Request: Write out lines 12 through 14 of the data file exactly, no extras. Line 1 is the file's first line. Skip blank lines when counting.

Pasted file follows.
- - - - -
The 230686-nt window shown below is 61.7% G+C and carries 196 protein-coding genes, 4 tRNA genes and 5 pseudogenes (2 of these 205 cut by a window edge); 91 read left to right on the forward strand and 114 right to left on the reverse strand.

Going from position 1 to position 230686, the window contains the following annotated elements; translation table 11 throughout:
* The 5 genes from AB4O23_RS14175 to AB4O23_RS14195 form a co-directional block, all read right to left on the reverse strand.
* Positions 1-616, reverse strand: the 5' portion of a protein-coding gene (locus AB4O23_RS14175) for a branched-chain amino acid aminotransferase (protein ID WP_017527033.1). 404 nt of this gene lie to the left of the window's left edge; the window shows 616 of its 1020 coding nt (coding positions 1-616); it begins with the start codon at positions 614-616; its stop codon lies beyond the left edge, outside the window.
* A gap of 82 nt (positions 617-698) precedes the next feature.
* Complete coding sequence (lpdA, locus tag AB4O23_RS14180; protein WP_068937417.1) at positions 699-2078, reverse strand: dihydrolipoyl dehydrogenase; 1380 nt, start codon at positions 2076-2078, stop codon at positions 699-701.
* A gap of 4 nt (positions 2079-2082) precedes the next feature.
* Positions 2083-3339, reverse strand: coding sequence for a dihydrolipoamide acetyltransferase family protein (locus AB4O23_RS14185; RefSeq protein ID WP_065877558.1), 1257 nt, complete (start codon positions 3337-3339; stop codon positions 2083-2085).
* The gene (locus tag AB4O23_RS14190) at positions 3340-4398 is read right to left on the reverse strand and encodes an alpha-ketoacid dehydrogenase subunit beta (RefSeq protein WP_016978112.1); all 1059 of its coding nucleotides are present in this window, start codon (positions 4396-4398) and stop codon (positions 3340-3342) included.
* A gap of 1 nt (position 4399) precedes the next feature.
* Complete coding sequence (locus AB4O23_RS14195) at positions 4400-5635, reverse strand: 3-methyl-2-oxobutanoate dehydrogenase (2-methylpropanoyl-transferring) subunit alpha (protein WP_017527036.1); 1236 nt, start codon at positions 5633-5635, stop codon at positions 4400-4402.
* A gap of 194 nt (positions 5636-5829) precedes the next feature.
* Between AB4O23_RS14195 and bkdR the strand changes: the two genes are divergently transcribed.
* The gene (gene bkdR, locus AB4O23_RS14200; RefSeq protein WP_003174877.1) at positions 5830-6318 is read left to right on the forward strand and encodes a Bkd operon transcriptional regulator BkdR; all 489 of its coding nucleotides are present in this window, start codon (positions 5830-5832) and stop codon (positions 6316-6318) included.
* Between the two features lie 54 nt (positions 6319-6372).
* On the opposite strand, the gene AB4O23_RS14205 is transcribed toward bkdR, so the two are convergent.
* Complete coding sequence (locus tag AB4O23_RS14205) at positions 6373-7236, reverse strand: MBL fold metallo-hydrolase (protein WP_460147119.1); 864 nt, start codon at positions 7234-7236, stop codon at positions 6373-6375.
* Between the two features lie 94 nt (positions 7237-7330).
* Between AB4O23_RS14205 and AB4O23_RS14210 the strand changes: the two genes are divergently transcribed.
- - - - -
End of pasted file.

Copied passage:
* A gap of 194 nt (positions 5636-5829) precedes the next feature.
* Between AB4O23_RS14195 and bkdR the strand changes: the two genes are divergently transcribed.
* The gene (gene bkdR, locus AB4O23_RS14200; RefSeq protein WP_003174877.1) at positions 5830-6318 is read left to right on the forward strand and encodes a Bkd operon transcriptional regulator BkdR; all 489 of its coding nucleotides are present in this window, start codon (positions 5830-5832) and stop codon (positions 6316-6318) included.